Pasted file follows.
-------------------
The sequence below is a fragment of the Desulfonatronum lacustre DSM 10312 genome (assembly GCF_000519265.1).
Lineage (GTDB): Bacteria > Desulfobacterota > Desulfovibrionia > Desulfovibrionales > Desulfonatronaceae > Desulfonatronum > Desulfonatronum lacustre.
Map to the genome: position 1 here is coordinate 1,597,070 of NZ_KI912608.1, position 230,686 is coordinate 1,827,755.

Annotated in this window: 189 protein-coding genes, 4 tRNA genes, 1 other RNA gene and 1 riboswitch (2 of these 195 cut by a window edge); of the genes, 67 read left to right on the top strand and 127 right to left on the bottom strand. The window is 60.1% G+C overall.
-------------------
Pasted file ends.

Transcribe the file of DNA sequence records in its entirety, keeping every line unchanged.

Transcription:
The sequence below is a fragment of the Desulfonatronum lacustre DSM 10312 genome (assembly GCF_000519265.1).
Lineage (GTDB): Bacteria > Desulfobacterota > Desulfovibrionia > Desulfovibrionales > Desulfonatronaceae > Desulfonatronum > Desulfonatronum lacustre.
Map to the genome: position 1 here is coordinate 1,597,070 of NZ_KI912608.1, position 230,686 is coordinate 1,827,755.

Annotated in this window: 189 protein-coding genes, 4 tRNA genes, 1 other RNA gene and 1 riboswitch (2 of these 195 cut by a window edge); of the genes, 67 read left to right on the top strand and 127 right to left on the bottom strand. The window is 60.1% G+C overall.